“Learn the rules like a pro, so you can break them like an artist“, said Pablo Picasso. When we first start our writing reject, we break rules because we don’t know about them and their importance. Once we learn the rules, though, we start focusing on them obsessively. We are afraid that if we break them, we won’t be liked by readers and publishers. However, the rule you should live by is: “Break your self-imposed limitations, not the writing principles”.
- Writing principles are: political correctness, language correctness, genre requirements, keeping the promise given to the reader etc. In order to be published and respected by your readers, you must agree to these principles. Breaking them is not a good idea, unless you want people to think that you are a literary anarchist.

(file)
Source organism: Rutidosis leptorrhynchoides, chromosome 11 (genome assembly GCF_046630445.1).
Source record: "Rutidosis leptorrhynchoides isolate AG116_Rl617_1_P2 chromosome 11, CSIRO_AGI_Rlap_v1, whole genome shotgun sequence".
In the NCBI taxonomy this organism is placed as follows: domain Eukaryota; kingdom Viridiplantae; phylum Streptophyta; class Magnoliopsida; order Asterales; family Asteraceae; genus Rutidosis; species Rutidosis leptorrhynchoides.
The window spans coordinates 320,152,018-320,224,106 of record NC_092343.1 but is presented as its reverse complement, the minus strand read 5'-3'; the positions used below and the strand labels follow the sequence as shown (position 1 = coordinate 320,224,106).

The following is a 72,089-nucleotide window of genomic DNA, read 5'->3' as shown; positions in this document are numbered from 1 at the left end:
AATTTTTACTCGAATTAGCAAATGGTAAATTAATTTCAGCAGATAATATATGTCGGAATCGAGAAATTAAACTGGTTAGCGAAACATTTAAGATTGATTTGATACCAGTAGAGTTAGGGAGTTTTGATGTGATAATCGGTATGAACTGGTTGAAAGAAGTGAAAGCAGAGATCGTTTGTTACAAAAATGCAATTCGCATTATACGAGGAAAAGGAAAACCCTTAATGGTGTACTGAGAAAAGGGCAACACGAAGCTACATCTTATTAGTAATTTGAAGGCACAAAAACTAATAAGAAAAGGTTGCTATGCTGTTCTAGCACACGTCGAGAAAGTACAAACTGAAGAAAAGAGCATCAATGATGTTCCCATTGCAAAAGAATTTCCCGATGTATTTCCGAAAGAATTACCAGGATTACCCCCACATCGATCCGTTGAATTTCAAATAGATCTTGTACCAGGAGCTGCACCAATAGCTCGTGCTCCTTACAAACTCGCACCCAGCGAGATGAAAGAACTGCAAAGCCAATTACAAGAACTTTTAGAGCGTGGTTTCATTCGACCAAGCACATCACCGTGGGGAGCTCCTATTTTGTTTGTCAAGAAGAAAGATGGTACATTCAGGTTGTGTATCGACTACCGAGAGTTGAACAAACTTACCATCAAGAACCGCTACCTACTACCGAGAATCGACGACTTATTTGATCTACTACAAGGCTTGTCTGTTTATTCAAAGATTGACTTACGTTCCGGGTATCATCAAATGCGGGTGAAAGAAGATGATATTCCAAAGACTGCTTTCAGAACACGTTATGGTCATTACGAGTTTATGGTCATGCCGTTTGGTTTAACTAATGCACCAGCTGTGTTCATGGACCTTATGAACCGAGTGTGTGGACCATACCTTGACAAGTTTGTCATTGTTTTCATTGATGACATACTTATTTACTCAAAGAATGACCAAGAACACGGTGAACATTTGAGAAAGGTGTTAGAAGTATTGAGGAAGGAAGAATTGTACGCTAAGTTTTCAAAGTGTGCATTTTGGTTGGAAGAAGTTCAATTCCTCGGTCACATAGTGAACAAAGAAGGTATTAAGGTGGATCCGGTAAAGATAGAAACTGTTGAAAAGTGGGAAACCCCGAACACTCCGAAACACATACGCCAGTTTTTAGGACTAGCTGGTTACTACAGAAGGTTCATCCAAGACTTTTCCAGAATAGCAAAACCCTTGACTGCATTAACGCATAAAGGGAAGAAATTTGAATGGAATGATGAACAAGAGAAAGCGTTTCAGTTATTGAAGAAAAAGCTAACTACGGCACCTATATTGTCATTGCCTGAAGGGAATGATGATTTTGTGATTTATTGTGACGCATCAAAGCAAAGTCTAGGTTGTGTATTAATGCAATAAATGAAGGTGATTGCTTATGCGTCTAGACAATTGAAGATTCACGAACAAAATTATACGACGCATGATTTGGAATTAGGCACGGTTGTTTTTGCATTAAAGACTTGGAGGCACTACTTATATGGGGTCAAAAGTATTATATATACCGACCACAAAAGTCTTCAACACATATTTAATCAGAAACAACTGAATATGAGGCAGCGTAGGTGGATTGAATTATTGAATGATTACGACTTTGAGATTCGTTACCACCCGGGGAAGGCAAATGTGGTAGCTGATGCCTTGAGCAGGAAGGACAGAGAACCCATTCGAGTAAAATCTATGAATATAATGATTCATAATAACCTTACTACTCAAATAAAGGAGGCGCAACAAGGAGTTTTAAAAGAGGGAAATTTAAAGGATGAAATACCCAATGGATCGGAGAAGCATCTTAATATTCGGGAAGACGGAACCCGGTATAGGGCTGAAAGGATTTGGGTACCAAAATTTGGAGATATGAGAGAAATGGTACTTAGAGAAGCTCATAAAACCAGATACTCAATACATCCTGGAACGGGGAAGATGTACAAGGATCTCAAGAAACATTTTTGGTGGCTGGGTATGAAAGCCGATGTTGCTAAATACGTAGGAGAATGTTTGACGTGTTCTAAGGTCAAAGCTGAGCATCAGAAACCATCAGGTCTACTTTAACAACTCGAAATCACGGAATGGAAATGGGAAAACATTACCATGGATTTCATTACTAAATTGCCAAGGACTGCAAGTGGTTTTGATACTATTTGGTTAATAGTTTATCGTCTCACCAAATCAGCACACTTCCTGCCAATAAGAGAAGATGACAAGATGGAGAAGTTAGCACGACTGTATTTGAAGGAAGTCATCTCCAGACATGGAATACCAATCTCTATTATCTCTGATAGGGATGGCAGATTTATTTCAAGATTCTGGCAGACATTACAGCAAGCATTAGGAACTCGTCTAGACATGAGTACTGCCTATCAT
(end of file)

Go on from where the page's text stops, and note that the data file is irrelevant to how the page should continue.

- Self-imposed limitations are: “I won’t write sad endings”, “I won’t write social issues”, “I won’t write foreign characters”, “I won’t write gay characters”, “I won’t write anything controversial”, “I won’t write anything that the Church wouldn’t like”, “I won’t write anything that my parents wouldn’t like” etc. These are the rules you should break in order to evolve as a writer!
A lot of people stopped writing beause they were too shy to break out of their comfort zones. Their writing never matured with them and when they try to write, they are prisoners of their childhood / teen writer selves. They don’t let their writer self grow up. They don’t give their writer self the chance to write about things that matter to them!
If you don’t break your self-imposed limitations, you will be the same writer you were years ago. Why did J. K. Rowling write a book with no magic in it and Stephenie Meyer drifted away from her vampire series? They wanted to expand as artists. And you should, too. Now that you know how to break the rules, go and break them!
The self imposed rule I’m going to break today is …………………………………………… .